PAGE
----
Thursday, October 24, 2013

"What Are We Not Doing When We're Online"

That is the provocative title of a study by Scott Wallsten of the Technology Policy Institute, which examines how much time Americans spend in "computer use for leisure" and what they're not doing because they're online. He has answers.

Using the American Time Use Survey (ATUS), which collects data on how a representative sample of Americans aged 15 or older spent their time, minute-by-minute, in the previous 24 hours, Wallsten calculates how online time correlates with time spent in other activities. He does this using the ATUS category "computer use for leisure," which excludes activities such as emailing, gaming, watching television and videos, reading, and working—all of which are coded under separate categories. What that leaves, then, is social networking, web surfing, and search. Americans are spending a growing amount of time in those activities. In 2011, the average person spent 13 minutes a day engaged in "computer use for leisure," or 4 percent of leisure time. That doesn't sound like much because it's an average. In fact, those who spend any amount of leisure time online devote roughly 100 minutes a day to the activity, says Wallsten, which is about one-third of their leisure time. And that means they aren't doing something else.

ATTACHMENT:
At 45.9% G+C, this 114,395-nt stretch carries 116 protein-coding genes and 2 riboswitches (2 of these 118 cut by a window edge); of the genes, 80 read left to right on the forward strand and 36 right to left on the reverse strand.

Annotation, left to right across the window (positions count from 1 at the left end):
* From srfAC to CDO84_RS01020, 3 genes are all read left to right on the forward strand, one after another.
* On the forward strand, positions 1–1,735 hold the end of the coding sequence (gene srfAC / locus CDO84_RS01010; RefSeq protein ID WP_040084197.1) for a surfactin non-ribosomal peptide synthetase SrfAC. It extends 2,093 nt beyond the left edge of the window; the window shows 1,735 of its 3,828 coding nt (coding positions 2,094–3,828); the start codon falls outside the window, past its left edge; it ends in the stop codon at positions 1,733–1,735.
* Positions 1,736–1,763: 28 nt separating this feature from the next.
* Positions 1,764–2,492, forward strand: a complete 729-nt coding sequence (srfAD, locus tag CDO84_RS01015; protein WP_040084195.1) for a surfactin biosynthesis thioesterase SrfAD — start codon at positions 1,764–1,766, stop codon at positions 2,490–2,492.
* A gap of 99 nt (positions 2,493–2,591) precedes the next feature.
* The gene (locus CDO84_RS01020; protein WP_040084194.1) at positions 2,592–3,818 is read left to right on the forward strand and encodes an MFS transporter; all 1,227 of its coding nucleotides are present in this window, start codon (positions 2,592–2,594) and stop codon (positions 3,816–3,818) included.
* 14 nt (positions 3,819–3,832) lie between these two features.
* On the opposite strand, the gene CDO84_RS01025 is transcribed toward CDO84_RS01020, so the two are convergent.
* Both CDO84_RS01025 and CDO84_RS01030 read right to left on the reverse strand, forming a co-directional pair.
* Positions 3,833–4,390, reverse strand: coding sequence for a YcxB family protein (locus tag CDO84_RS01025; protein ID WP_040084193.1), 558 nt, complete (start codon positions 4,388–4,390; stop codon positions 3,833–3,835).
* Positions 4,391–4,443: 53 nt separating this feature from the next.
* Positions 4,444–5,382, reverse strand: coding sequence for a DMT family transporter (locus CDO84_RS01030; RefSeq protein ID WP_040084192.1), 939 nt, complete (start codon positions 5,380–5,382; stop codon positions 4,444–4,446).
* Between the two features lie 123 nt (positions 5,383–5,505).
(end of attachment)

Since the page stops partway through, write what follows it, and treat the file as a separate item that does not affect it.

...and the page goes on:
So what aren't they doing while online? They aren't watching television, for one. Online time has the biggest negative impact on time spent watching television and videos. The second largest negative impact is on socializing in traditional ways. Online leisure time also reduces time spent working, participating in educational activities, and sleeping.

Source: National Bureau of Economic Research, What Are We Not Doing When We're Online, Scott Wallsten, NBER Working Paper 19549, ($5)

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